So, what’s up with Rhogam? I find this to be one of the most complicated things to discuss with women who show up with a negative blood type, and I’m trying to make it simpler each time I talk about it. And by simpler I mean understandable to most audiences, including patient populations who read at a fifth grade level, but need to understand their healthcare and be properly consented just like everyone else. Let’s give this a try.
For some midwives, the conversation may start out as simple as a statement like:
Your blood type is A-negative, so for moms with negative blood types, we give you a shot of Rhogam late in pregnancy and after you have the baby.
And some women may jump on board with that. I’m a little more type-A (by blood, but not by blood type, ay-o!), so here’s an attempt at what I say:
Most people have a positive blood type: O+, B+, A+, AB+. Few people have a negative blood type: O-, B-, A-, AB-. You and your partner may have the same or different blood types, including the positive or negative types. In pregnancy, the positive or negative matters more than the letter. Depending on the blood type of your partner, your pregnancy may have a blood type similar to yours, or different. The positive type outweighs the negative type in the genetics battle, so if one partner has a positive type, and one has a negative type, the pregnancy will likely have a positive blood type. If the mother is the person with the negative blood type, and we assume the baby has a positive blood type (since most people do), then those are two conflicting bloods in one person’s, the mother’s, body. The mother’s blood, since there’s more of it, will develop a defense system against the baby’s blood once they’re exposed to each other, usually during a miscarriage, abortion, or birth. So a woman’s first pregnancy isn’t usually a problem, because the baby is exiting at the time the mother’s blood figures out what’s going on. However, the mother’s blood keeps that defense system forever, and it’s reactivated for all future pregnancies with opposite blood types. This can cause problems for future pregnancies, including blood cell diseases and repeat miscarriages. So, Rhogam is a blood product we give women with a negative blood type at two different times in their pregnancy, at 28 weeks and within 72 hours postpartum, to keep the woman’s defense system from activating. It’s a shot that goes in the arm and hurts like the flu vaccine. Like any blood product it has the risk of carrying blood-borne diseases, but it is screened at high levels to rule out those infections.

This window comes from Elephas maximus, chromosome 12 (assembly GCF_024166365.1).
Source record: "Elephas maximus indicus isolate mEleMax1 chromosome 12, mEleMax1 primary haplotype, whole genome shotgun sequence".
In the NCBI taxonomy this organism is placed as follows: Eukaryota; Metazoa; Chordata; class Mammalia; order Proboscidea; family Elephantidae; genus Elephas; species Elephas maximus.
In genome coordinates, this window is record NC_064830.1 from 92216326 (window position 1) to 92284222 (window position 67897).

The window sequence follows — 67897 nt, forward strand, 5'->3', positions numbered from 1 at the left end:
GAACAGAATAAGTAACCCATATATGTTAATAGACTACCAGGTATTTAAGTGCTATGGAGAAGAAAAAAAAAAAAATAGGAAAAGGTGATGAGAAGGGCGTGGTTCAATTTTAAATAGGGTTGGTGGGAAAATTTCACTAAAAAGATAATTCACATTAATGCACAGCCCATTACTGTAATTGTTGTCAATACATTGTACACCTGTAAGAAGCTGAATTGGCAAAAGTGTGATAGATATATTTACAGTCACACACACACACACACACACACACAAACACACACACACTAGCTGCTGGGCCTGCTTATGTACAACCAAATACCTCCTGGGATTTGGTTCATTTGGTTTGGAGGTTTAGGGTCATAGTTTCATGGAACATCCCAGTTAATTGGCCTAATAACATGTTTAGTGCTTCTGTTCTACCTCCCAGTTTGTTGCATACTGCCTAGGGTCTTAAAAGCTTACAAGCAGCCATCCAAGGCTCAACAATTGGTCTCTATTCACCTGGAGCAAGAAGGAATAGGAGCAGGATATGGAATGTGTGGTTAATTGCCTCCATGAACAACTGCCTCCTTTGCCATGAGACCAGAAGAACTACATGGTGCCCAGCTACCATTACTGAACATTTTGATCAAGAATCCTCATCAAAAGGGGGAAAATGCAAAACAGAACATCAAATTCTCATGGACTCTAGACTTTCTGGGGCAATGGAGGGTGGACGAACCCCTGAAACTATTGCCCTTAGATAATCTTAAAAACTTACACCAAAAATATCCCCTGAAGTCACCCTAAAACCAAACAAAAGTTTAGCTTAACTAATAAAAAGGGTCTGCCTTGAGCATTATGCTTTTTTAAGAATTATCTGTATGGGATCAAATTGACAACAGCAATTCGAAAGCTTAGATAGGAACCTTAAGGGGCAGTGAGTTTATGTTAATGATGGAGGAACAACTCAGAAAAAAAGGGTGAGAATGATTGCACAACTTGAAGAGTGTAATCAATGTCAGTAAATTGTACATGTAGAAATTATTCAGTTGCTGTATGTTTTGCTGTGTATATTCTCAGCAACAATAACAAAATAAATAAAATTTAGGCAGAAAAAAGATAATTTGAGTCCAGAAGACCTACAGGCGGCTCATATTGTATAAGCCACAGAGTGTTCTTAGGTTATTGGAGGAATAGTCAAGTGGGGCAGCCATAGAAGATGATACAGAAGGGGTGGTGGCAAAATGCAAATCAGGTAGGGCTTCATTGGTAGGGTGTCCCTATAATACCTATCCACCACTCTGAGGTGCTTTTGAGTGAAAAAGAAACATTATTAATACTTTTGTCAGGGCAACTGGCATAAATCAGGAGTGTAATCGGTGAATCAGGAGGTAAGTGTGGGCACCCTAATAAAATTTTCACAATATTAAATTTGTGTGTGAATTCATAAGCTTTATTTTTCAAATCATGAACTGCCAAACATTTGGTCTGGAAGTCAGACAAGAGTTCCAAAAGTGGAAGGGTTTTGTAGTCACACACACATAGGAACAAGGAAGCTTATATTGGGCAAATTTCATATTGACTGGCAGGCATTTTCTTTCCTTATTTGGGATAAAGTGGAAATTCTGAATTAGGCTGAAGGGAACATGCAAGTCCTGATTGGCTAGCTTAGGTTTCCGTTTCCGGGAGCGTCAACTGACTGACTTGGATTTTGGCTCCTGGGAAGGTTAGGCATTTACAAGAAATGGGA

NB: I would love any feedback people have about what they include or don’t include in this conversation.
Now, Rhogam is scientifically way, way more complicated than that. The laudable Anne Frye, CPM has a comprehensive description of all diagnostic tests in pregnancy, including that for determining blood type and sensitizations, in her book “Understanding Diagnostic Tests in the Childbearing Year: A Holistic Approach.” Her writing is thorough, straightforward, a bit thick, but ineffably complete. Worth as much time as you can dedicate to it in one sitting. Translation: it’s worth it’s weight in caffeine. Also, if you order any books from Anne, you get to speak with her directly on the phone. And Anne’s pretty famous in the midwife community. AND, if you’re a student midwife at the time, possibly in celebrity shock on your cell phone, you might get a little breathless while giving her your credit card number. I’m sure she gets that all the time.
Anne brings up some really awesome points in this section. Providers should be able to answer more specific questions about risk, such as:
- If both partners are a known negative blood type, does the woman needs Rhogam? (No, she doesn’t, but a conversation should happen around ensuring paternity, genetic mutations, and past exposure risks.)
- What is the risk of an Rh-D negative woman developing antibodies after a miscarriage? (2%)
- What about after an induced abortion greater than 8 weeks and up to 20 weeks gestation? (4-5%)
- What about for a first pregnancy carried to term, what percentage of Rh-D negative mothers develop antibodies with their first Rh-D positive baby? (10%. Also translated as 90% of women do not develop antibodies in their first Rh-D positive pregnancy. That’s a lot.)
- If my next baby is Rh-negative, will they be affected if I didn’t get the shot in my first pregnancy with an Rh-positive baby? (Nope)
- Are there side effects? (Yes, for the woman receiving the shot. For the baby? Unknown, but there are studies out there and curious minds.)